Frank George Marling (1863-1954): Home and Family – Part Two

The “Old Post Office” is a double fronted house with a store room, or shop, at the side, beyond which are, or were, big doors opening in to a wide passage […] leading to a yard in which stood a large shed or workshop […] The small sitting room to the left of the front door, as also a bedroom upstairs, was occupied by a couple of maiden ladies. We had the rest of the house (p.11).

unknown artist; Eastgate Street, Gloucester; Gloucester Museums Service Art Collection;

After living in “the High Street” (p.6) and before moving to Sharpness , mentioned in part one of this post, Frank and his family had to move again. He writes about the experience of having to move from the High Street at the beginning of his memoirs: “[…] they [Frank’s parents] had not been settled in for more than six months when Ayriss [their landlord] was killed in the hunting field and his widow gave notice that she would […] require the house for her own occupation.” (p.10). Therefore, Frank’s parents had to find another home in “the Market Place, now known as  ‘The Old Post Office'” (p.10-11) as mentioned above. Frank was aged “about four years” when he moved to this house (p.11).

Having to live in a shared house was difficult for Frank and his family. He mentions how the other people living in the house caused a “great trouble ” to them all (p.46). Frank explains how the other occupants of the house would “[…] stay up late and come noisily to bed.” (p.46).  This caused Frank’s parents to move again to another home in “Salter Street” in “the Autumn before” Frank turned seven (p.47). 

 John Burnett writes how “striking” the living conditions were for many working-class writers, and how severely “overcrowded” their houses were (1994, p.219). By reading Frank’s accounts, it is clear that he and his family had to experience some form of overcrowding. Frank’s experiences also suggest to us how other working-class families in the late 19th century may have lived. Burnett notes that working-class writers did not “record” their experiences of living in overcrowded homes with “feelings of resentment”, but rather “with feelings of nostalgia” (1994, p.221).  Frank provides a long and detailed description of the Old Post Office. The description is not negative, but simply a recollection of his memories. This therefore demonstrates his “feelings of nostalgia”, rather than resent (Burnett, 1994, p.221).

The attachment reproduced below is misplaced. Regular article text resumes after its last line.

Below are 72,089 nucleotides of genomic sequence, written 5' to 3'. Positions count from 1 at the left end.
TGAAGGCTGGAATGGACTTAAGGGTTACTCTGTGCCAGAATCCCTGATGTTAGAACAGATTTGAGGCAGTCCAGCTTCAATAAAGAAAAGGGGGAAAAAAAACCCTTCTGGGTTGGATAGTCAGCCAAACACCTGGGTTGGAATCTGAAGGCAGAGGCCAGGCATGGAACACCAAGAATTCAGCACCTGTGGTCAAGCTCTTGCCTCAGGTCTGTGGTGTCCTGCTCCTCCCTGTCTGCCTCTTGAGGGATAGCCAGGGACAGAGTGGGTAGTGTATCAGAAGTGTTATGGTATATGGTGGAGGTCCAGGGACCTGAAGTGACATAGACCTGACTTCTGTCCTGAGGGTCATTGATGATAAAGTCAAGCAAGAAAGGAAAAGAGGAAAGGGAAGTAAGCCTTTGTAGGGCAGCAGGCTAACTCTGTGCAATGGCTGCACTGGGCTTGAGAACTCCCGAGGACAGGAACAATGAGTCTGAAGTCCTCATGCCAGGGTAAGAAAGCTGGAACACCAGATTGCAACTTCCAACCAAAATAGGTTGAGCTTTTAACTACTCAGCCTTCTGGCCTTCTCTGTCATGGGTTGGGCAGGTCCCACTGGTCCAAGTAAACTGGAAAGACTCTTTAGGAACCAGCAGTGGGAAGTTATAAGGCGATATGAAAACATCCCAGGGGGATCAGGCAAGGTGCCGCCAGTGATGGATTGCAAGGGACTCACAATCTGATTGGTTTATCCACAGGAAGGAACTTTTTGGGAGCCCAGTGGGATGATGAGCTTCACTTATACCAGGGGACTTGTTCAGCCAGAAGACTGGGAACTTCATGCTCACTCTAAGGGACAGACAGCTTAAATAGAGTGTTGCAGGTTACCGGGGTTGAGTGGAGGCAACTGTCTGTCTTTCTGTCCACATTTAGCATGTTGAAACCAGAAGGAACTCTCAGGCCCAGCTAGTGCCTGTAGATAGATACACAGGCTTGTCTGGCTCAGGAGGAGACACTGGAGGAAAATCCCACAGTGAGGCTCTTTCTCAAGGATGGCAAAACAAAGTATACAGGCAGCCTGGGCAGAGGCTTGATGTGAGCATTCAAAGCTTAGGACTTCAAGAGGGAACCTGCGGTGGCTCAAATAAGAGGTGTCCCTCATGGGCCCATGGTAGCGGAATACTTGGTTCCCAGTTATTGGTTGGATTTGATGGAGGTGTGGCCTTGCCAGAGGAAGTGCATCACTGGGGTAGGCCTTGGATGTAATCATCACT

With regard to my family, my wife and I were very happy together. I had joined the church […] on 29th Feb 1880 and was a Founder member. On our marriage my wife became a member and in every way, with regard to temperance, smoking, thrift, management of home and children, etc., we saw eye to eye (p.161).

Frank’s wife, Sarah Catherine Eley (Marling).

Frank does not discuss his children in his memoirs, most likely because his memoirs are unfinished. However, he does include details of their names at the beginning. He was married to Sarah Catherine Eley on the 7th September 1893, with whom he had four children, according to his records. He writes about meeting his wife for the first time when he was aged just “4 years, 4 months old” in “the first week in may 1867”, while Sarah (Kate) was only two years old (pp.161-2).

It is clear at this point that Frank was at an older stage of his life while writing this part of his memoir. There is a significant change in his handwriting, which demonstrates how he has revisited his memoirs years later. Frank also refers back to the start of his memoirs while repeating details he has already mentioned, in order to recollect the reader’s thoughts as well as his own.

Other family members who were briefly mentioned included James Eley, who was a cousin of Frank’s mother. He was also a farmer and owned a large farmhouse in Moreton. The description of this house is detailed, as Frank writes about how he had a “large pool with a big horse-chestnut tree towering over it” (p.39). It was here, that he first writes about meeting his wife of “thirtyfive years” (p.40) at the time: What I cannot claim is that I there and then fell in love with her – it would be splendid if I could – and determined one day, to make her my wife, but I can claim that she and her sister are the first girls I remember! (p.41).

unknown artist; Whitley Park Farm, Berkshire; Museum of English Rural Life;

Frank’s memoirs are filled with details of his family members and home life as a young boy living in Berkeley and Sharpness. He clearly had a great admiration for his father, as well as his brother, Allan, who is also referred to throughout Frank’s memoirs (there will be more details about Allan in my future posts). Frank seemed to have had a closer and stronger bond with the male figures in his life in comparison to the females, as he writes a great deal more about them.

Frank’s school life also makes up a great deal of his “recollections”. Read all about his school days in my next post, ‘Education and Schooling’.


  • Burnett, J. Destiny Obscure: Autobiographies of Childhood, Education and Family from the 1820s to the 1920s. London: Routledge, 1994.
  • ‘Frank George Marling’ in Burnett, John, David Vincent, David Mayall (eds) The Autobiography of the Working Class: An Annotated, Critical Bibliography 1790-1945. 3 vols. (Brighton: Harvester, 1984, 1987, 1989)
  • Gagnier, R.  ‘Social Atoms: Working-Class Autobiography, Subjectivity, and Gender’. Victorian Studies. (Spring, 1987). 30(3), pp. 335-363.
  • Marling, Frank George. ‘Reminiscences’. Burnett Archive of Working Class Autobiographies. Brunel University Library. Special Collection, 1:492.
  • Savage, M. Social Class in the 21st London: Penguin, 2015.
  • Seabrook, J. Working Class Childhood: An Oral History. London, 1982.

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